I like to think that in a way, the labyrinth on the grounds of Kripalu not only represents, but actually acts as, an intersection, a meeting place, for all those faiths, seekers and journeymen; a literal, physical shared path. And indeed, disparate spiritual and contemplative traditions going back to ancient cultures, have used the labyrinth for meditation and various forms of going inward, going deeper, sojourning toward a goal; so the very notion of a labyrinth walk is inherently interfaith.
There's something powerful about a labyrinth, psychologically and spiritually. I know that now, having experienced it. But that first time at Kripalu, I really didn't know what it was all about. I just kept hearing people say, "Have you walked the Labyrinth yet? Oh, you must." So I entered with no understanding of what the whole process was about, and yet, the expectation of something to write home about.
I was at Kripalu on a brief retreat for a little R & R and writing time during the period when I was feeling most creatively barren, a bit overwhelmed by mothering toddlers, despite my deep love for - and joy in - my family. I was very, very worried that I would never find space to make meaningful artistic/career work.
Anyway, I walked down the hill to the labyrinth and stepped in, feeling a little shy, embarrassed even, having no idea what I was supposed to actually do there. So I took the first steps and sort of mentally indicated, I'm here, I'm waiting, I'm listening. No bolt of lightning came. No burning bush. Come on, come on, I said. Nothing. I really thought it was kind of a bust. But it was winter and the evergreen hedges that form the labyrinth were tall and snowy, and it was a nice enough day, a pleasant stroll, I was warm in my down coat. So I just walked, and wondered if I was going anywhere. I sincerely hoped there might be something interesting at the center.
I was about halfway into the labyrinth's coil, just beginning to sort of relax into it, when a phrase very suddenly came to my mind, fully formed. The message I received in that single moment was so distinct, for a moment I thought someone had actually spoken to me.
"You're so concerned with what's next, you're missing what's now."
I was startled - the clarity of the sentence, and the truth. It was a multilayered truth, too - I'd started by plodding so impatiently through the labyrinth trying to get somewhere, to get something from it, that I almost missed the beauty of the thing itself - its quiet, its mystery, the snowy circle, the colorful prayer flags. And it was true in my life as a mother/artist. I was always fretting about the future, the answer, the solution, the infernal "work/life balance" conundrum, instead of releasing into what is, the delicious, exasperating, ever-vanishing now.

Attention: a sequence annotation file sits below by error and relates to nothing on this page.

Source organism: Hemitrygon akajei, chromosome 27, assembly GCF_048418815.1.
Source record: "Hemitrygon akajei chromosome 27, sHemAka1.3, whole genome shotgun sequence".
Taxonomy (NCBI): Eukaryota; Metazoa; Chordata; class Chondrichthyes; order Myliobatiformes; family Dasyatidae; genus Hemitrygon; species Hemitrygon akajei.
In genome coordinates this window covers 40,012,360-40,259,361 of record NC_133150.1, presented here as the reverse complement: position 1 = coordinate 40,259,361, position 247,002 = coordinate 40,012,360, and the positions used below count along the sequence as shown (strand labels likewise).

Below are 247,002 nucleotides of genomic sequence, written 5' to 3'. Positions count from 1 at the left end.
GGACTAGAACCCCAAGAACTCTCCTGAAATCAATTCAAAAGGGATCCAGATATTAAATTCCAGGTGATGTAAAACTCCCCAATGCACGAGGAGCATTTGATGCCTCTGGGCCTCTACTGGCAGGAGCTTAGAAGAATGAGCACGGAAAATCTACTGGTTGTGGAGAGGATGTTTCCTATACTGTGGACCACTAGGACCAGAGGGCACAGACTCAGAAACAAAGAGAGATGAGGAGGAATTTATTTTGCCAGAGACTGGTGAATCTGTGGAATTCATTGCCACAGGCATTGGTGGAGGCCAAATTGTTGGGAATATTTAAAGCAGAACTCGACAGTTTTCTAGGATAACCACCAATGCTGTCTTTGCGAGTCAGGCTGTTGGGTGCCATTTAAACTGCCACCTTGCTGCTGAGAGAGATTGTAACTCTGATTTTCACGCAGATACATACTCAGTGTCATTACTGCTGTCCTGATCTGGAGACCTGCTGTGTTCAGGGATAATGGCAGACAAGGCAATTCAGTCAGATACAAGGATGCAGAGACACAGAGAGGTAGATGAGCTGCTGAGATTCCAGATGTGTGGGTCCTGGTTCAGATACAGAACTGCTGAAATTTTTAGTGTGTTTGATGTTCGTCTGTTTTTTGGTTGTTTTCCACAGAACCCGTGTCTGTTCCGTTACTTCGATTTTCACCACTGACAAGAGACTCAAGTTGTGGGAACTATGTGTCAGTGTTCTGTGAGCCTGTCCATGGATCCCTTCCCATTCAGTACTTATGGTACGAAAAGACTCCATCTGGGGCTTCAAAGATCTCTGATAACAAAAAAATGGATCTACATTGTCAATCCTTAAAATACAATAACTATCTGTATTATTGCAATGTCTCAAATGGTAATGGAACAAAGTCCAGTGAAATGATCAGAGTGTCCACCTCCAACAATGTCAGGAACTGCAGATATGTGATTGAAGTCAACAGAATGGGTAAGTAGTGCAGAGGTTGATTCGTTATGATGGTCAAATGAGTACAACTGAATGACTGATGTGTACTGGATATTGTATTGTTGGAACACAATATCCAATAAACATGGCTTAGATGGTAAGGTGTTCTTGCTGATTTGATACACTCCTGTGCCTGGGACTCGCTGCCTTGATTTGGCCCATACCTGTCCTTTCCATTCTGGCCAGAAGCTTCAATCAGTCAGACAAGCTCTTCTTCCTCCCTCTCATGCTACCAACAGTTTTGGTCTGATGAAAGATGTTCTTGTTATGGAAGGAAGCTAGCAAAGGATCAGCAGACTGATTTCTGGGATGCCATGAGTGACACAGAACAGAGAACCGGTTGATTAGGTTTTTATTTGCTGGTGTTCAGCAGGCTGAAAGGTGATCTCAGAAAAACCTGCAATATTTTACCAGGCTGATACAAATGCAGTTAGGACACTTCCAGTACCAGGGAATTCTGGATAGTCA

Where did that phrase come from? What spoke? My psyche? God? The Labyrinth?
I may never know, but my perspective shifted in subtle, significant ways. So discovering the labyrinth in Topanga last summer felt like a personal, intimate gift from the canyon.
Today, when I notice from the edge of the labyrinth, that the center stone, and my little talismans, are missing, I march right in.
"Hello," I say to the labyrinth. "Nice to see you again. And by the way, where's my stuff?"
I move quickly forward into the spiral, then pause. I suppose I should ask a question, ponder something as long as I'm here.
I sigh. "Ok. What's this writing project about?" I ask. "Why do I feel... called... or compelled to do this thing?" To get up early and go into the canyon, to run and sweat, to explore, and for the love of pete, to write about it, when maybe nothing interesting will happen and no one will care?
I step forward. The labyrinth answers at once. "You're doing it again," it says. "Trying to get to the center to see if your treasures are (still) there. Anticipating the outcome of a project you've just begun. Stop obsessing over conclusions, results. Remember what I said before: Don't miss what's now. Be on the path. Take the journey. Write to find out what you need to say."
And you know what was at the center when I got there today? Nothing. It looked, in contrast to the rest of the circle, which is choked with yellow weeds, almost like it was recently swept or blown clean.
I miss the things that were there last time I was here, other people's musings, keepsakes, and my own; but there's something fresh and inviting, spare, available, optimistic about it the way it is today.